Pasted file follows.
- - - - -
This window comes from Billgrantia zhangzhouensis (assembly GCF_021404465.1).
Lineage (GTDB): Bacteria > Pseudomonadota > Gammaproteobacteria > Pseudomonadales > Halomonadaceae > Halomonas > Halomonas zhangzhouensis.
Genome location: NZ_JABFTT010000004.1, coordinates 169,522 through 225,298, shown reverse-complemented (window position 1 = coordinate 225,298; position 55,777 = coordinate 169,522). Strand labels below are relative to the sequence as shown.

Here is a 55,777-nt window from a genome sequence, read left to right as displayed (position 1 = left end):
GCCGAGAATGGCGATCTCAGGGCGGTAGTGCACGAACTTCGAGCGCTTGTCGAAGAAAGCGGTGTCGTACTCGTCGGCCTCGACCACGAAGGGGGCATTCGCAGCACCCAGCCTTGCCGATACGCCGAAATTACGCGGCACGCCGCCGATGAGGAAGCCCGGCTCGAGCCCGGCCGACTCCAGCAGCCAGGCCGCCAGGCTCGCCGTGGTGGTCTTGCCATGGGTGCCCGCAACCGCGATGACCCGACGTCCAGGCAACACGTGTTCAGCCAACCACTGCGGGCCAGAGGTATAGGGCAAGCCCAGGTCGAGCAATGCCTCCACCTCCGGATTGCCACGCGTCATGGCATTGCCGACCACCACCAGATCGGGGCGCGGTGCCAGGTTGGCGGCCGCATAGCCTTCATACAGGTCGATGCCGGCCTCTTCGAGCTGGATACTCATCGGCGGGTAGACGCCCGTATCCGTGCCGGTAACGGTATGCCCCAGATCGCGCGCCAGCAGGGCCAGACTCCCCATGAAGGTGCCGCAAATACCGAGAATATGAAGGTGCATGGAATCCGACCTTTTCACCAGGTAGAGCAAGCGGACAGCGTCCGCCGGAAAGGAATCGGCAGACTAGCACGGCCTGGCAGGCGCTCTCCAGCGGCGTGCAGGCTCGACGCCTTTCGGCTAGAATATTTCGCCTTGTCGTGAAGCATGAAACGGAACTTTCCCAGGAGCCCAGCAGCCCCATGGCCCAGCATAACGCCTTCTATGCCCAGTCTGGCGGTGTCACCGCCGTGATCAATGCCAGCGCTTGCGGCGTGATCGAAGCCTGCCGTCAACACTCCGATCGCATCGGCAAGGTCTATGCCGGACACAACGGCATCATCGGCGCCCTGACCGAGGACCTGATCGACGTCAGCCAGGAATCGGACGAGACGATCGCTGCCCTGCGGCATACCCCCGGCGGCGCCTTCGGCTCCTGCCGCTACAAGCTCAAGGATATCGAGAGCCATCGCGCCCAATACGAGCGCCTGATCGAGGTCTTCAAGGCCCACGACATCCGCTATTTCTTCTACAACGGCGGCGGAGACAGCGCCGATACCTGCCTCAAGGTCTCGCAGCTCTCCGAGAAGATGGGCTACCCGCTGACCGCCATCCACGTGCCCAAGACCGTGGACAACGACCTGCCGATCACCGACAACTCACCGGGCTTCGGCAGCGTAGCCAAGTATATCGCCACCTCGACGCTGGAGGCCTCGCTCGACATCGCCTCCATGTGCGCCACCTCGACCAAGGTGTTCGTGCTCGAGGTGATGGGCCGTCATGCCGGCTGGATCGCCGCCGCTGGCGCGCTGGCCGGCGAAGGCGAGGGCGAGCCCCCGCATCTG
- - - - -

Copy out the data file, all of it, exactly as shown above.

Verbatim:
This window comes from Billgrantia zhangzhouensis (assembly GCF_021404465.1).
Lineage (GTDB): Bacteria > Pseudomonadota > Gammaproteobacteria > Pseudomonadales > Halomonadaceae > Halomonas > Halomonas zhangzhouensis.
Genome location: NZ_JABFTT010000004.1, coordinates 169,522 through 225,298, shown reverse-complemented (window position 1 = coordinate 225,298; position 55,777 = coordinate 169,522). Strand labels below are relative to the sequence as shown.

Here is a 55,777-nt window from a genome sequence, read left to right as displayed (position 1 = left end):
GCCGAGAATGGCGATCTCAGGGCGGTAGTGCACGAACTTCGAGCGCTTGTCGAAGAAAGCGGTGTCGTACTCGTCGGCCTCGACCACGAAGGGGGCATTCGCAGCACCCAGCCTTGCCGATACGCCGAAATTACGCGGCACGCCGCCGATGAGGAAGCCCGGCTCGAGCCCGGCCGACTCCAGCAGCCAGGCCGCCAGGCTCGCCGTGGTGGTCTTGCCATGGGTGCCCGCAACCGCGATGACCCGACGTCCAGGCAACACGTGTTCAGCCAACCACTGCGGGCCAGAGGTATAGGGCAAGCCCAGGTCGAGCAATGCCTCCACCTCCGGATTGCCACGCGTCATGGCATTGCCGACCACCACCAGATCGGGGCGCGGTGCCAGGTTGGCGGCCGCATAGCCTTCATACAGGTCGATGCCGGCCTCTTCGAGCTGGATACTCATCGGCGGGTAGACGCCCGTATCCGTGCCGGTAACGGTATGCCCCAGATCGCGCGCCAGCAGGGCCAGACTCCCCATGAAGGTGCCGCAAATACCGAGAATATGAAGGTGCATGGAATCCGACCTTTTCACCAGGTAGAGCAAGCGGACAGCGTCCGCCGGAAAGGAATCGGCAGACTAGCACGGCCTGGCAGGCGCTCTCCAGCGGCGTGCAGGCTCGACGCCTTTCGGCTAGAATATTTCGCCTTGTCGTGAAGCATGAAACGGAACTTTCCCAGGAGCCCAGCAGCCCCATGGCCCAGCATAACGCCTTCTATGCCCAGTCTGGCGGTGTCACCGCCGTGATCAATGCCAGCGCTTGCGGCGTGATCGAAGCCTGCCGTCAACACTCCGATCGCATCGGCAAGGTCTATGCCGGACACAACGGCATCATCGGCGCCCTGACCGAGGACCTGATCGACGTCAGCCAGGAATCGGACGAGACGATCGCTGCCCTGCGGCATACCCCCGGCGGCGCCTTCGGCTCCTGCCGCTACAAGCTCAAGGATATCGAGAGCCATCGCGCCCAATACGAGCGCCTGATCGAGGTCTTCAAGGCCCACGACATCCGCTATTTCTTCTACAACGGCGGCGGAGACAGCGCCGATACCTGCCTCAAGGTCTCGCAGCTCTCCGAGAAGATGGGCTACCCGCTGACCGCCATCCACGTGCCCAAGACCGTGGACAACGACCTGCCGATCACCGACAACTCACCGGGCTTCGGCAGCGTAGCCAAGTATATCGCCACCTCGACGCTGGAGGCCTCGCTCGACATCGCCTCCATGTGCGCCACCTCGACCAAGGTGTTCGTGCTCGAGGTGATGGGCCGTCATGCCGGCTGGATCGCCGCCGCTGGCGCGCTGGCCGGCGAAGGCGAGGGCGAGCCCCCGCATCTG